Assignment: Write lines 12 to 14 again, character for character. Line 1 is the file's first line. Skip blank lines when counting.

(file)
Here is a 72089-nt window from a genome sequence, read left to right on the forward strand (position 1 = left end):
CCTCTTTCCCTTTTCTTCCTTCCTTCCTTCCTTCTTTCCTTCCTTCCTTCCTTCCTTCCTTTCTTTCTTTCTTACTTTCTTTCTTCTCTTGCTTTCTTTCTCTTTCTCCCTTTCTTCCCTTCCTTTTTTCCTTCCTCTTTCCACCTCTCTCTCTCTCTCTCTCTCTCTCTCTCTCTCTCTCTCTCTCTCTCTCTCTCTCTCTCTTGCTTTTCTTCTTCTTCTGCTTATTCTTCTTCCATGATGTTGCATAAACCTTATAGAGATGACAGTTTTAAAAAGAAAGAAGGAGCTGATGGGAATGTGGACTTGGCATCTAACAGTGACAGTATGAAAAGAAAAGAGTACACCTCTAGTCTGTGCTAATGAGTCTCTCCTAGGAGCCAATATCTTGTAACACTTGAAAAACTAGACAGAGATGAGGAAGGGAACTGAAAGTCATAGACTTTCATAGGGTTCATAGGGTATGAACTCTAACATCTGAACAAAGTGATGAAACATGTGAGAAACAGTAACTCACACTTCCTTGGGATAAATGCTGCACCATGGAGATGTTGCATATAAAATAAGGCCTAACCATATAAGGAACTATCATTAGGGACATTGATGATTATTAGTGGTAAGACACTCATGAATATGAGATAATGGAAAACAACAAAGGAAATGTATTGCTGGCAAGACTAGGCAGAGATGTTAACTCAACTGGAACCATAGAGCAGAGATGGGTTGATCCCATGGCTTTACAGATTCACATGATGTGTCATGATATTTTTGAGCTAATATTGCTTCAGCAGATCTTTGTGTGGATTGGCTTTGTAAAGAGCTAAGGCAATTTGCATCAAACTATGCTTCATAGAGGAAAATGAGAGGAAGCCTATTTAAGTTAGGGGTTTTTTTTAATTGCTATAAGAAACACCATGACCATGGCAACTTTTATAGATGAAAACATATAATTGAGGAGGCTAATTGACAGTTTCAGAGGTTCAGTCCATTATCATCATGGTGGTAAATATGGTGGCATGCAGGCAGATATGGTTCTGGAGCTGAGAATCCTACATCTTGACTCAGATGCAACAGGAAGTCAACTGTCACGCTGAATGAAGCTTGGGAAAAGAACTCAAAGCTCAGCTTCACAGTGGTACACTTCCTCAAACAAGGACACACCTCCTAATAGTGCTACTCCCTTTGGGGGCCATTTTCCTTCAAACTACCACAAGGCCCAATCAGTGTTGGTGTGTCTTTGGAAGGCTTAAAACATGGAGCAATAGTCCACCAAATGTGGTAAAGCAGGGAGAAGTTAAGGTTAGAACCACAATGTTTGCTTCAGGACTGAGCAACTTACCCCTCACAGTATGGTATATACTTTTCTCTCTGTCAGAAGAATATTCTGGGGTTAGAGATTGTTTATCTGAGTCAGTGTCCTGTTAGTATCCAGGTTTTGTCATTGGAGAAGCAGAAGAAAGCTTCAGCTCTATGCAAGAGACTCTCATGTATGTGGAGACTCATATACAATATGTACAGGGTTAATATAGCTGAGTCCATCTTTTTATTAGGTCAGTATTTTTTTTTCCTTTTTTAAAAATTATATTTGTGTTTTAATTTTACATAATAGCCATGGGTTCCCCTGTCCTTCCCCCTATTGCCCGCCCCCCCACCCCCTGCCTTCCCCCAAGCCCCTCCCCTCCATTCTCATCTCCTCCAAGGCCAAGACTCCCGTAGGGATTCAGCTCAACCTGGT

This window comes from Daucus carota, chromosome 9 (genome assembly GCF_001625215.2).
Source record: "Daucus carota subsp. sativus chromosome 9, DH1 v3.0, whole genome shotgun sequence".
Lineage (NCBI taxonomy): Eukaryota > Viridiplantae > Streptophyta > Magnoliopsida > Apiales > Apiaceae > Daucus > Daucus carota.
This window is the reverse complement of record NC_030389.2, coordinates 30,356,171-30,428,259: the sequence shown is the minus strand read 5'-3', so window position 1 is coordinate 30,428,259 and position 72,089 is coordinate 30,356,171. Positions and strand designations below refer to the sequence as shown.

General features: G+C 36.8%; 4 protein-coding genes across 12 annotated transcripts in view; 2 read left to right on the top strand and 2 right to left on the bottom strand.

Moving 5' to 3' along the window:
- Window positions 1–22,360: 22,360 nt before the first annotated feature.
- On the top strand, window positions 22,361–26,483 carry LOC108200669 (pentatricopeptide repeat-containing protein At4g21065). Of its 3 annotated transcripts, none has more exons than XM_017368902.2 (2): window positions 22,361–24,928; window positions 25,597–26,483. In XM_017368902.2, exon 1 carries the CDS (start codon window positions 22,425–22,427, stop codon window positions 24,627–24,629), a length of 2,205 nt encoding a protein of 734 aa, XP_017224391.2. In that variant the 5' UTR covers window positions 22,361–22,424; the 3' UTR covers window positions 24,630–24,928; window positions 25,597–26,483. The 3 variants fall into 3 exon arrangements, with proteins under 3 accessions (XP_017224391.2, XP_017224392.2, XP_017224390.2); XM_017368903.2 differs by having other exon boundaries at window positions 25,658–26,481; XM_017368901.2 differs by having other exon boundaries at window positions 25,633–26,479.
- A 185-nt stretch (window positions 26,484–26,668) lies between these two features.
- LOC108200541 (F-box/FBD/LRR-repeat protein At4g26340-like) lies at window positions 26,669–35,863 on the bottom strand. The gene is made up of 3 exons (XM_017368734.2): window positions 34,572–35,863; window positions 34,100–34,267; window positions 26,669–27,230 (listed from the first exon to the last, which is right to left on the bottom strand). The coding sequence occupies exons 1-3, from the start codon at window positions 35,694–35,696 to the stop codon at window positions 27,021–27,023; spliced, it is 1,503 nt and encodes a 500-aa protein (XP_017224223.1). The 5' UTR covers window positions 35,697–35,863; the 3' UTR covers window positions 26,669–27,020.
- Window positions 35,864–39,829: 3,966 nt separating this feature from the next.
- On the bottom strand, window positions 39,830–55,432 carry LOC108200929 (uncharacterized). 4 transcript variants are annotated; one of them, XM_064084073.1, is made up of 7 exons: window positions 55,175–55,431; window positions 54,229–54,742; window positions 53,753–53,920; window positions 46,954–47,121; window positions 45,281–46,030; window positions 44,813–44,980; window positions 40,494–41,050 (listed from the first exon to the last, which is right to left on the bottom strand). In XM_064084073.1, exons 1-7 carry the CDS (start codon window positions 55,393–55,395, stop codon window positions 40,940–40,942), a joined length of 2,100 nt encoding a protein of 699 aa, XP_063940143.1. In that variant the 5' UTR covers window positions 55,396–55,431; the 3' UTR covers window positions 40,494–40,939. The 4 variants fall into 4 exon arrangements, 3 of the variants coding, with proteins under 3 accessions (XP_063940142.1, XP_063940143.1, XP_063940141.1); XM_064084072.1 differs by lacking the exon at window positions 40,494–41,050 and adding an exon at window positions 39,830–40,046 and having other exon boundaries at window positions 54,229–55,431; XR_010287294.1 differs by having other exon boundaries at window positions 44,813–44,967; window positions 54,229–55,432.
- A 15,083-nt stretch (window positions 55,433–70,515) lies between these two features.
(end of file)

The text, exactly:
- LOC108200541 (F-box/FBD/LRR-repeat protein At4g26340-like) lies at window positions 26,669–35,863 on the bottom strand. The gene is made up of 3 exons (XM_017368734.2): window positions 34,572–35,863; window positions 34,100–34,267; window positions 26,669–27,230 (listed from the first exon to the last, which is right to left on the bottom strand). The coding sequence occupies exons 1-3, from the start codon at window positions 35,694–35,696 to the stop codon at window positions 27,021–27,023; spliced, it is 1,503 nt and encodes a 500-aa protein (XP_017224223.1). The 5' UTR covers window positions 35,697–35,863; the 3' UTR covers window positions 26,669–27,020.
- Window positions 35,864–39,829: 3,966 nt separating this feature from the next.
- On the bottom strand, window positions 39,830–55,432 carry LOC108200929 (uncharacterized). 4 transcript variants are annotated; one of them, XM_064084073.1, is made up of 7 exons: window positions 55,175–55,431; window positions 54,229–54,742; window positions 53,753–53,920; window positions 46,954–47,121; window positions 45,281–46,030; window positions 44,813–44,980; window positions 40,494–41,050 (listed from the first exon to the last, which is right to left on the bottom strand). In XM_064084073.1, exons 1-7 carry the CDS (start codon window positions 55,393–55,395, stop codon window positions 40,940–40,942), a joined length of 2,100 nt encoding a protein of 699 aa, XP_063940143.1. In that variant the 5' UTR covers window positions 55,396–55,431; the 3' UTR covers window positions 40,494–40,939. The 4 variants fall into 4 exon arrangements, 3 of the variants coding, with proteins under 3 accessions (XP_063940142.1, XP_063940143.1, XP_063940141.1); XM_064084072.1 differs by lacking the exon at window positions 40,494–41,050 and adding an exon at window positions 39,830–40,046 and having other exon boundaries at window positions 54,229–55,431; XR_010287294.1 differs by having other exon boundaries at window positions 44,813–44,967; window positions 54,229–55,432.